From the Publisher
"A comprehensive, engaging and occasionally quite funny look at the current state of the research on the topic." —Schuyler Velasco, Salon

"A clear and comprehensive summary of recent studies of sexual orientation—a review that should be useful to lay people and journalists as well as to professionals in the field. LeVay has a knack for describing complicated scientific topics—brain anatomy, behavior genetics, endocrinology, cognitive psychology—in straight-forward and easy-to-understand ways." —Richard Lippa, Sex Roles

"This book will serve both as a resource for researchers looking for what is yet unknown and what questions need further research and as a fascinating read for the educated layperson, who will be intrigued by some of the factors that may relate to homosexuality.... Recommended." —Choice

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Product Details

  • ISBN-13: 9780199737673
  • Publisher: Oxford University Press
  • Publication date: 9/29/2010
  • Pages: 432
  • Sales rank: 1,061,533
  • Product dimensions: 5.90 (w) x 8.30 (h) x 1.60 (d)

Meet the Author

Simon LeVay, Ph.D., is a British-born neuroscientist who has served on the faculties of Harvard Medical School and the Salk Institute for Biological Studies. He has written ten previous books, including the textbook Human Sexuality (Sinauer, 3rd edition 2009) and the New York Times best-seller, When Science Goes Wrong (Penguin, 2008).

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Table of Contents

Introduction

One What Is Sexual Orientation? 1

Two Why We Need Biology 27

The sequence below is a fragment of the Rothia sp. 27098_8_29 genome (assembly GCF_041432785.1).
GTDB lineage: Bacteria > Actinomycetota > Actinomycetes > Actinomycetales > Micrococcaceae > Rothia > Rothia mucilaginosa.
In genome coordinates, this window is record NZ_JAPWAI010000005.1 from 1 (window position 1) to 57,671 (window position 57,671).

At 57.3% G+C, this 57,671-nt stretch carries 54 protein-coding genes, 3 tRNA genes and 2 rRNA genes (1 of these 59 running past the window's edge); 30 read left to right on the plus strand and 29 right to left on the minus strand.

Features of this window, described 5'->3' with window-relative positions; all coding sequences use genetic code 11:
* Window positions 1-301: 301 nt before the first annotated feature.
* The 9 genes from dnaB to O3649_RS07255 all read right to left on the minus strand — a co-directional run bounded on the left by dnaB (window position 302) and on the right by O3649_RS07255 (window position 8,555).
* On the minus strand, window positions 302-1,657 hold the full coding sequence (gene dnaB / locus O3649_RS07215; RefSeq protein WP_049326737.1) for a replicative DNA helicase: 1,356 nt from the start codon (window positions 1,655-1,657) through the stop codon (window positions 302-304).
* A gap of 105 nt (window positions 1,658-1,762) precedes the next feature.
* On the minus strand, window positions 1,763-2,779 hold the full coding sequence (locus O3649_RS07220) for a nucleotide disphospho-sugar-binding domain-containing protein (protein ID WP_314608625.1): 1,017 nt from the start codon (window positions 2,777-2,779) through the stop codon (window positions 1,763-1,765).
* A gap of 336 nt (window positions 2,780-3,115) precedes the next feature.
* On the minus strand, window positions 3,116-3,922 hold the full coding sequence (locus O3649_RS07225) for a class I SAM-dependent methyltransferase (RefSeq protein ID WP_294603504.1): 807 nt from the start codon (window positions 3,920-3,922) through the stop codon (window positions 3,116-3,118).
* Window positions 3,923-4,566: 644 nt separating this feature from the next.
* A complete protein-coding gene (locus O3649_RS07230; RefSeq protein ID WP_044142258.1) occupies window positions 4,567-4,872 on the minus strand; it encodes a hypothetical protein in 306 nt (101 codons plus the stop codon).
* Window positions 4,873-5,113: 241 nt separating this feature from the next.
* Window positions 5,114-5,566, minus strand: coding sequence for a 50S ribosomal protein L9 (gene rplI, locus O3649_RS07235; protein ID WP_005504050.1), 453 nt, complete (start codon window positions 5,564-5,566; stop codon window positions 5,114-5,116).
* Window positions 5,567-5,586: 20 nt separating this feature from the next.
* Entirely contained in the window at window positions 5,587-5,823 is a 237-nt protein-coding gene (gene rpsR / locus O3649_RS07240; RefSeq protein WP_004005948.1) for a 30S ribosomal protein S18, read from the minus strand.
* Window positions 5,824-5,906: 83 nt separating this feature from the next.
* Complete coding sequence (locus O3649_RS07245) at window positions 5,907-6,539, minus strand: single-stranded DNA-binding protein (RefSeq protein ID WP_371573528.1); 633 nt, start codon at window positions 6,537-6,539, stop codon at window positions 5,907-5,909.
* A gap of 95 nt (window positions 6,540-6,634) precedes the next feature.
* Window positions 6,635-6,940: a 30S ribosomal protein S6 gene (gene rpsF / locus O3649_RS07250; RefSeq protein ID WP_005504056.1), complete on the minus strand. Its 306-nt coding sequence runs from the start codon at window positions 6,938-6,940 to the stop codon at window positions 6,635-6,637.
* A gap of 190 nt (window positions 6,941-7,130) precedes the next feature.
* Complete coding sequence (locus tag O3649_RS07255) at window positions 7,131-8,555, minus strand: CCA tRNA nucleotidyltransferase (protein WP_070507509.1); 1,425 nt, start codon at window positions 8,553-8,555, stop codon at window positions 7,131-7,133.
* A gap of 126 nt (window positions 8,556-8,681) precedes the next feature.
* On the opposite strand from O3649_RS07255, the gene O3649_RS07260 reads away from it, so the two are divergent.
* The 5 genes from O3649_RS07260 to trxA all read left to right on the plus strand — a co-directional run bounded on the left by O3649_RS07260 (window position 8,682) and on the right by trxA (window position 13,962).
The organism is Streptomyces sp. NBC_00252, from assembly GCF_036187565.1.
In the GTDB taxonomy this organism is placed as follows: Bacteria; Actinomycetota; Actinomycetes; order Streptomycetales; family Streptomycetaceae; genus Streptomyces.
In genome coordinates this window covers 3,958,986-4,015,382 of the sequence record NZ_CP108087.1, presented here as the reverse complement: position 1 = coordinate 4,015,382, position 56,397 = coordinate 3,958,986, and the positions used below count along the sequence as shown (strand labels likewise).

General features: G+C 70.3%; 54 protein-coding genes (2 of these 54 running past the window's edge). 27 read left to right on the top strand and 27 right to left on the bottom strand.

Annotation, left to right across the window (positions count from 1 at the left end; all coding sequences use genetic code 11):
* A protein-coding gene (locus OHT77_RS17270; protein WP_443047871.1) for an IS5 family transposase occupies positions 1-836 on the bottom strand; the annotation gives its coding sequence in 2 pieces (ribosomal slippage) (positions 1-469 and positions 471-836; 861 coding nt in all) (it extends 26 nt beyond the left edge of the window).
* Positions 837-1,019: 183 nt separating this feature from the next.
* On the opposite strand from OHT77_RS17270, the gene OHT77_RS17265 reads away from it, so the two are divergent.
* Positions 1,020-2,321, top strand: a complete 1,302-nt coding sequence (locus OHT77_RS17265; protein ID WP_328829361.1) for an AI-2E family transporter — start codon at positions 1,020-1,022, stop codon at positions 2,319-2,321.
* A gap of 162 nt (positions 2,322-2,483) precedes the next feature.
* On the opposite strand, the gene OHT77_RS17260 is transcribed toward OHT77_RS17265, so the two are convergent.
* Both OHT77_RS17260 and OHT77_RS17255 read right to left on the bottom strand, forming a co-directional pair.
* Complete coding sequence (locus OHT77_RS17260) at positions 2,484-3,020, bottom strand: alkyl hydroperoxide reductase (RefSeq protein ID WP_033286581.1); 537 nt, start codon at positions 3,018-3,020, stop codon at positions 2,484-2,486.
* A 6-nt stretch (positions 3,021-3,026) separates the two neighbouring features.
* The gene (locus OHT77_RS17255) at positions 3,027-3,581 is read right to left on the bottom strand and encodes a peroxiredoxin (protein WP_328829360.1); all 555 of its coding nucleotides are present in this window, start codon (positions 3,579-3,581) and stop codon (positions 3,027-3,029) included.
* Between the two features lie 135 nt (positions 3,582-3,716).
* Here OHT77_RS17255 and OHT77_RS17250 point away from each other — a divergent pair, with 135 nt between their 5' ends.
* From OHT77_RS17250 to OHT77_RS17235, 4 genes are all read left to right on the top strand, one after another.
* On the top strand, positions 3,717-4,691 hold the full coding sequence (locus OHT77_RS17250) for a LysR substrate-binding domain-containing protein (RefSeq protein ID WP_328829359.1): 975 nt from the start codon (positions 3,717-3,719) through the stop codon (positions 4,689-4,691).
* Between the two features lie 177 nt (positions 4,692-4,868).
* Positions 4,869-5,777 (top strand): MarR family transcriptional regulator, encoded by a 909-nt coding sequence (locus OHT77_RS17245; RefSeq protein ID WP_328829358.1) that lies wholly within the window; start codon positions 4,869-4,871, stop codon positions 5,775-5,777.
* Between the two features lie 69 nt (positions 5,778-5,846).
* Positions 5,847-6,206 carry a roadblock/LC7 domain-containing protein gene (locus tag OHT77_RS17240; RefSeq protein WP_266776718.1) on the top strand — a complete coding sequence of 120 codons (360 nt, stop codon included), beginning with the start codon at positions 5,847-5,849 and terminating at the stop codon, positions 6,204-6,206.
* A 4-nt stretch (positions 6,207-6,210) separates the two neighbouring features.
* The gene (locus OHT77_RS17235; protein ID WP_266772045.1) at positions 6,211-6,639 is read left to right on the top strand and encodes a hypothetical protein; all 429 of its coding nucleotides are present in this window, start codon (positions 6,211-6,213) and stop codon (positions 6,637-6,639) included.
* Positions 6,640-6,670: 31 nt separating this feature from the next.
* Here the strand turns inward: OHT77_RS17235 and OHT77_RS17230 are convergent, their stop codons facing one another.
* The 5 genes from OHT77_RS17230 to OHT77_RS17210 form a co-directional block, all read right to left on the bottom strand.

Three The Outline of a Theory 45

Four Childhood 73

Five Characteristics of Gay and Straight Adults 97

Six The Role of Sex Hormones 129

Seven The Role of Genes 157

Eight The Brain 191

Nine The Body 221

Ten The Older-Brother Effect 247

Eleven Conclusions 271

Glossary 297

Notes 309

Bibliography 331

Author Index 393

Subject Index 397

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Customer Reviews

Average Rating 4.5
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Sort by: Showing all of 10 Customer Reviews
  • Posted May 5, 2012

    Excellent Resource

    The author has taken a lot of care to both synthesize a large quantity of scientific research and present it in a clear and organized manner. The pages are very easy to read -- the book and layout is inviting. The language is scientific but generally respectful of the LGBT community (much more so than some other science texts). The book is what it says, a primer on the science of sexual orientation. While you won't find any intense analysis going on here, you will find more than enough depth to be interesting to the scientifically minded reader and plenty of breadth as far as sexual orientation is concerned. Bisexuality is underrepresented, perhaps. Gender identity is not the key focus of the book either. But, if you are looking for a nice, thorough resource for the science of sexual orientation, this is your book!

    2 out of 2 people found this review helpful.